The interface of router 310-6 that is connected to router 310-3 recognizes the packet, transmits the back up mode packet BMP to the interface of router 310-3 that is connected to router 310-6, and sets its memory location to indicate that the interface can accept data packets from router 310-3.

The interface of router 310-3 that is connected to router 310-6 drops the back up mode packet BMP because the interface of router 310-3 that is connected to router 310-6 is not input enabled (the memory location indicates that packets can not be received from router 310-6 via the external medium).

FIG. 6 shows a block diagram that illustrates an example of network 300 after router 310-6 has reversed its input and output interfaces in accordance with the present invention. As shown in FIG. 6, after the interface of router 310-6 that is connected to router 310-3 has set its memory location to indicate that data packets can now be receivied, the multicast data packets from router 310-3 that were originally ignored by router 310-6 are now received by router 310-6.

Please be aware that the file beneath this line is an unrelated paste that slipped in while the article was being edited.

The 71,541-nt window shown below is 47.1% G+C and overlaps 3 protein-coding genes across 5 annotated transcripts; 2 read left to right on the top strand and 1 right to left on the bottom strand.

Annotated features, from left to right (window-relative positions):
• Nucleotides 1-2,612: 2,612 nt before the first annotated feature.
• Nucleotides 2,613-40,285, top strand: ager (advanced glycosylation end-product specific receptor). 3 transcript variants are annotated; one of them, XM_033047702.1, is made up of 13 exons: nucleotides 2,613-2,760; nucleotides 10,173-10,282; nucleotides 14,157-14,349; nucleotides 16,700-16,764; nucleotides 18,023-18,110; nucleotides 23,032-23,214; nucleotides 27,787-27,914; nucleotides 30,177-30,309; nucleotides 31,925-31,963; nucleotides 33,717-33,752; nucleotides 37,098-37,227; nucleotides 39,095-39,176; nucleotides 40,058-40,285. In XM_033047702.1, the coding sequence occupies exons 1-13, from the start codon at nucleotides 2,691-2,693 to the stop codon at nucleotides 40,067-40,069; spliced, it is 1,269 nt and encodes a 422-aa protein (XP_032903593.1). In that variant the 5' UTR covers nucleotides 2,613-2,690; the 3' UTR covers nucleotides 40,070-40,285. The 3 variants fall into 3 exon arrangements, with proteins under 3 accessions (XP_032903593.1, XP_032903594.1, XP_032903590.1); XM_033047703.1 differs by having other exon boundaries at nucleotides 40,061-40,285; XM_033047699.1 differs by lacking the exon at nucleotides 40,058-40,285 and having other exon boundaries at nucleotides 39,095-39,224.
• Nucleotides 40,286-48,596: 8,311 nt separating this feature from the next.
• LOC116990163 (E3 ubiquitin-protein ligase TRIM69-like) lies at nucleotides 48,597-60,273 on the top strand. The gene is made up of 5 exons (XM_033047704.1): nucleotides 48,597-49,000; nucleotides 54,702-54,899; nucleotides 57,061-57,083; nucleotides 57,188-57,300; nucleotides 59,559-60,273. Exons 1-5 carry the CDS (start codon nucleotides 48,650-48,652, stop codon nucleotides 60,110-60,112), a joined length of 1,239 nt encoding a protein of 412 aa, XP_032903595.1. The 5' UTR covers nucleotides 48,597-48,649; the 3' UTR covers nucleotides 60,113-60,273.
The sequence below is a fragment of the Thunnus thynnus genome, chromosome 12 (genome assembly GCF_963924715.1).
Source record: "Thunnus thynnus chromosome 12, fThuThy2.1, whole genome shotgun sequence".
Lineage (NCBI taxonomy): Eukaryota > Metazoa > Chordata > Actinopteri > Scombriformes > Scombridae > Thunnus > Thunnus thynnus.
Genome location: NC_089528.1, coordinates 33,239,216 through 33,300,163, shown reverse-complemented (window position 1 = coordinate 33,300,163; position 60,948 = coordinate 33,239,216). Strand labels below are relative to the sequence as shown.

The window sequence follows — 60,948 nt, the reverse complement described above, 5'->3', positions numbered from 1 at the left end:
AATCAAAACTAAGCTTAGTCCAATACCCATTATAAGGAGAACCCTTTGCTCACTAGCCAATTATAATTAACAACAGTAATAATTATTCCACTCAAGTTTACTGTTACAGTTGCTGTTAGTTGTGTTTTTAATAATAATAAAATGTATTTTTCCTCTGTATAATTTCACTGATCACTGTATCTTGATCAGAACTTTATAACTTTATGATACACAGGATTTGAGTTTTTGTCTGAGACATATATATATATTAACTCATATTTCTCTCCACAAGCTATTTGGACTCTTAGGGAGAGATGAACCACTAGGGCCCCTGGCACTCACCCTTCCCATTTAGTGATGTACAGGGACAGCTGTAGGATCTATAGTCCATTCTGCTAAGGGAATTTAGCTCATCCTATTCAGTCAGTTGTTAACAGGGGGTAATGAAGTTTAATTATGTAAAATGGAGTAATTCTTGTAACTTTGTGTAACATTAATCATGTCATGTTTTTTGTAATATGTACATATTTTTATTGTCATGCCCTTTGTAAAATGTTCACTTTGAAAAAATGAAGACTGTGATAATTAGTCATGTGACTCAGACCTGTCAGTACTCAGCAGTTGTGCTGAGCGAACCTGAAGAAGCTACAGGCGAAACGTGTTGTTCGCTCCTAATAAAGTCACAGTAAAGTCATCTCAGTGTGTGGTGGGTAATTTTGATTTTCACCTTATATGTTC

The interface of router 310-6 that is connected to router 310-3 identifies the packet as a multicast data packet, and passes the multicast data packet on to the ATM switch connected to the DSLAM. In addition, the interface checks its look up table, and passes the multicast data packets on to the interface which is connected to router 310-5, which then transmits the packets to router 310-5.

Router 310-5 does the same as router 310-6, and forwards the multicast data packet on to router 310-7. Thus, when a fault condition is detected in a multicasting session, the line sense circuits in the effected routers respond to the condition so that the effected routers can be quickly reconfigured to maintain a continual flow of multicast data to the effected routers.

Once the broken cable or equipment failure has been fixed and the user wants ring 314 to return to the original normal mode of operation, the user manually configures router 310-6 to go back to the normal mode. Specifically, the user sets the memory location to indicate that the interface connected to router 310-5 can now accept data packets from router 310-5, while the interface that is connected to router 310-3 can no longer accept data packets from router 310-3.